This was just the beginning of the long process that ensued the second I became a survivor of suicide (SOS). Since then, my life has consisted of countless sleepless nights, followed by days where I simply couldn’t get out of bed. As the executrix of my father’s will, it also came with a number of responsibilities that I couldn’t even imagine. I took on his role as a landlord, negotiated contracts with lawyers and have signed hundreds of documents and checks with my name right alongside his — all while fighting back tears.
Since the loss of my dad, a musician friend of mine also took her life, followed by the more public suicides of celebrities Chris Cornell, Anthony Bourdain and Kate Spade. There was a time when seeing deaths like this on the news existed as an abstract thing for me, but now they take on a whole new meaning. Yes, they are a painful reminder of the loss of my father, but also a reminder that now more than ever is the time to address this global issue.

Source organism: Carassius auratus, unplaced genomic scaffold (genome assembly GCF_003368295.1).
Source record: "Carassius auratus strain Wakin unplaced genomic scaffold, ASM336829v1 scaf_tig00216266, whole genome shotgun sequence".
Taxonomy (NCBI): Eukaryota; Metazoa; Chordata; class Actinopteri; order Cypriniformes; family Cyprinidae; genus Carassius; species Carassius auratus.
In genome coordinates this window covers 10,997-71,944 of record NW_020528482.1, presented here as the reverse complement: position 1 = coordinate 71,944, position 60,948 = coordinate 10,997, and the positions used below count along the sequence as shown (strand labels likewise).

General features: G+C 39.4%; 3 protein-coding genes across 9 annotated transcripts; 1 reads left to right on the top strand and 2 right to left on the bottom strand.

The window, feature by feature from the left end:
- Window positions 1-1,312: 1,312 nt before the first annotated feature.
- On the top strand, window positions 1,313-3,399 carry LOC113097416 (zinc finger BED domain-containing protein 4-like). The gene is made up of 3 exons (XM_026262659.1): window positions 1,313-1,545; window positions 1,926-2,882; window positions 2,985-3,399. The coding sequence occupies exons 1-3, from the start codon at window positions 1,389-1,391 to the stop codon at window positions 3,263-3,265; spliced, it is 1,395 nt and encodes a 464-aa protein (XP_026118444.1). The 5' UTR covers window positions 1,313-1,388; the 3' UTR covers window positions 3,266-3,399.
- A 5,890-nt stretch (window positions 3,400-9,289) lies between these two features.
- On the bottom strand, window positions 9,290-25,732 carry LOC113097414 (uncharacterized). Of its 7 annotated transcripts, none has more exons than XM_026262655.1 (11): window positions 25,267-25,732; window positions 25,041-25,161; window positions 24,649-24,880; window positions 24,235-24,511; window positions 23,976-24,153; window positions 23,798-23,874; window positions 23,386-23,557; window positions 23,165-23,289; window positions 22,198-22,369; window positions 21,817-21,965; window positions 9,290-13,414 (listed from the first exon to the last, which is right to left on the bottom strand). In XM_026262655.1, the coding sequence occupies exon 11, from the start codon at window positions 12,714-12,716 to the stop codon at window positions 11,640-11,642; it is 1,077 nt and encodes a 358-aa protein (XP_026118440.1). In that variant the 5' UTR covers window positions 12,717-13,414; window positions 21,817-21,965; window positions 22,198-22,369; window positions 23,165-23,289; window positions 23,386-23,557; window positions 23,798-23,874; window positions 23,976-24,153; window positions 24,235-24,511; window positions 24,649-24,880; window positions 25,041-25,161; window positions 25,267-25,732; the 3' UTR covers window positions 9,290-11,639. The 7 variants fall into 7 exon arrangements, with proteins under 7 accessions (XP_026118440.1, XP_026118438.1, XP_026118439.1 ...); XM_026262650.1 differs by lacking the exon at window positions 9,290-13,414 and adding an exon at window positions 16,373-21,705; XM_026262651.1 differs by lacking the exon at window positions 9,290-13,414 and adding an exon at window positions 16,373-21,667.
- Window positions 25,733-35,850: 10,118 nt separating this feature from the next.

A Public Health Crisis
The thing with suicide is that most people don’t know how to begin the conversation — or are too uncomfortable to do so. Even after losing someone to it, the stigma attached to suicide has left me at a loss for words more often than not. And I fear that it’s the lack of talking, the worry of shame and the concern of offending that perpetuates what’s now been dubbed a national public health crisis in the U.S.
I do believe, however, that developing new vocabulary and more acceptance surrounding mental health can lead to better support of those that we care about, whether they’re at risk of suicide or are a survivor of suicide.